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Full text of "A lecture on the subject of common schools : delivered before the North Carolina Institute of Education, at Chapel Hill, June 26, 1834"

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University of North Carolina at Chapel Hill 




JUNE 26, 1834. 


Professor of Chemistry, Mineralogy and Geology, in the University 
of North Carolina. 





J/r. President and GentJcmcn of the Institute: 

I WILL, with your leave, inform this auihence. that ouf appointments, for 
this occasion, are two in number. An annual address with which we hopet] to be 
favoured from a gentleman of sueli talent and abihty, that had he not been caHcd by 
other engagements to a distant part of the country, their taste and judgment would 
have been fully satisfied. Secondly, a lecture on common schools — a sort of after- 
piece, of less substantial materials — of lighter texture — and a brevity which but for 
its relation to the other, that has just been stated, would, I fear, appear unseemly 
and indecorous. 

It is remarked by Sismondi that some of the great revolutions which have changcj 
the condition and character of nations attracted no attention whilst they were in 
progress. The agents by which they were efiectcd were des|jised as insiffnifieant, 
and proceeding slowly and in silence, they were already far advanced towards their 
accomplishment before they were known to have commenced. When generations 
separated from each other by an interval of many years were compared, men disco- 
vered with sur[)rise that the existing population of a State or Kingdom were in con- 
dition, sentiment and conduct a diflerent race from their fathers. 

Certain obscure inhabitants of the German cities along the Rhine, whose names 
have hardly escaped oblivion, seeking to multiply copies of books without the labour 
of repeated transcription, fell upon the invention of the art of printing. They aimed 
onl}' at an enhancement of the profits of the occupation from which they derived 
their subsistence, and little suspected the amount of influence they were exerting 
upon the destinies of man through all succeeding time. 

Some of the intelligent observers of the progress of events whom I have the b.onour 
of addressing, arc probably not aware that in our own day provision has been made 
for extending the triumphs of this art, and producing, by means of it, important 
changes in the structure and condition of society. Especially is this true in relation 
to our own country. Perhaps it is not too much to say that we are in the midst of a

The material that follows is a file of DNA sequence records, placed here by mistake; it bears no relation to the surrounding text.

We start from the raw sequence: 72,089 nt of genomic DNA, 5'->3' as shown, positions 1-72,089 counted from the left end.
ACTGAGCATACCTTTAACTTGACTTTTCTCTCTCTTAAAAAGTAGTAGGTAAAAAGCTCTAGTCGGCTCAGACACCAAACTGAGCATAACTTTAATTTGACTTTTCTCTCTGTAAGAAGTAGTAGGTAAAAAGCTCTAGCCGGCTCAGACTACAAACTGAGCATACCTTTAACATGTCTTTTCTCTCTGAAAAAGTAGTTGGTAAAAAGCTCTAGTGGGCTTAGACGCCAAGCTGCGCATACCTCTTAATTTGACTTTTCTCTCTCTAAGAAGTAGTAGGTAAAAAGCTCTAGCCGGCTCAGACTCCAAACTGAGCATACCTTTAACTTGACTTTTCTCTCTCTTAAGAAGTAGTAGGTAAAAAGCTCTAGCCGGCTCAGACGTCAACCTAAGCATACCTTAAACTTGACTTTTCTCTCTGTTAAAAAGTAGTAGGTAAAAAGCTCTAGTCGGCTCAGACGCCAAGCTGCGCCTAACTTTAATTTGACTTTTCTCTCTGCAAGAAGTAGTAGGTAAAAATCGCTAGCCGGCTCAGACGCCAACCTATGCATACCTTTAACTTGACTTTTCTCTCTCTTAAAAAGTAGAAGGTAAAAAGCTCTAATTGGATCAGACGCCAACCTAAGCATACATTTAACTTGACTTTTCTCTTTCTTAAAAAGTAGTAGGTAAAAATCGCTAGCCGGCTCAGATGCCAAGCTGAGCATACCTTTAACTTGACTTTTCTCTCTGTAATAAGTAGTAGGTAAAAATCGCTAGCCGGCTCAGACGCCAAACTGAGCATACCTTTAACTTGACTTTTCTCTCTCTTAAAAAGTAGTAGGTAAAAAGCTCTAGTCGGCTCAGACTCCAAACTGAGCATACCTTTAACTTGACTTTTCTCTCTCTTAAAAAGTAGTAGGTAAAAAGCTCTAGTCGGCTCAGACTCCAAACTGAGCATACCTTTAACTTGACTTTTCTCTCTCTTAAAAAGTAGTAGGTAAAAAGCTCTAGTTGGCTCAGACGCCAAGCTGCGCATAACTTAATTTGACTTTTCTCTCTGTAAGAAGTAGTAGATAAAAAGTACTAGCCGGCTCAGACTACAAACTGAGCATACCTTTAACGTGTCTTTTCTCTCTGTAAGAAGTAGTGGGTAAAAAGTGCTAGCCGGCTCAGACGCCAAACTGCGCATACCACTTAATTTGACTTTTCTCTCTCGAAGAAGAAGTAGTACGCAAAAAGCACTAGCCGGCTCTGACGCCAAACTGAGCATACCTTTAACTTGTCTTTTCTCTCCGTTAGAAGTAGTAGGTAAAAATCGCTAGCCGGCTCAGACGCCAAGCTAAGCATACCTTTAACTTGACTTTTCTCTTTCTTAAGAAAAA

revolution. Not only have the seeds of great improvements been cast into a prolific 
soil, but the fruit has already, in some instances, been gathered. The changes to 
which we refer have also a very intimate connexion with the objects for which wc 
. are associated as members of the Institute of Education. 

V From the date of its invention the art of printing advanced rapidly to a hiffh de- 
> gree of exeellencc. The early editions of the classics are still admired as specimens 
"* of typographical elegance as well as accuracy. It then remained stationary, or 


nearly so, for about three ceDturies. Perfection was supposed to he, if not actually 
attained, at least so nearly approached in its diffi-rent processes, that material im- 
provement was neither attempted nor hoped for. Yet withm the last twenty years 
the lahour and expense of printing on an extensive scale and with a large amount of 
capital embarked, have been so far diminished as to have reduced to one-third of their 
former cost all the great standard works of English literature. 

Whilst improvement in the methods and operations of [irinting have been tending 
to the result of rendering books cheap and accessible to persons in the humblest cir- 
cumstances in whatever part of the world, a cause of a totally different character has 
been contributing, and is destined herr after to contribute largely to the production of 
the same etTccl in the United States. 

It is known to those who have turned their attention at all to the manufacture of 
books, that the wages of the compositor or person who arranges the letters in the 
order in which they stand on the printed page enters as an important item into the 
cost of their production. In this country it may amount to one half, or even more; 
and as it is a fixed quantity — remaining the same whether the edition of a book be 
large or small — it follows that the expense of pnnting a great number of copies does 
not increase with, or in proportion to the number. There is a great advantage in 
large editions. The price of each copy, including the expenses of paper and (iress- 
work and a small fraction only of the wages of the compositor, is reduced and brought 
within very moderate limits. 

On this account, that people are to be regarded as unfortunate whose language is 
confined to a small number of persons. Their literature will almost necessarily be 
barren — their books few in number, and those expensive. The population of tlie 
North-eastern corner of Spain and of the Highlands of Scotland who use the 
Basque and Ga;lic tongues, arc in this predicament. The Bible and a few small 
volumes of devotion, popular poetry, medicine and husbandry, will exhaust the cata- 
logue of their best furnished libraries. iNlcn of science have to struggle with the 
same kind of difficulty. Alathematicians, chemists, entomologists, botanists, and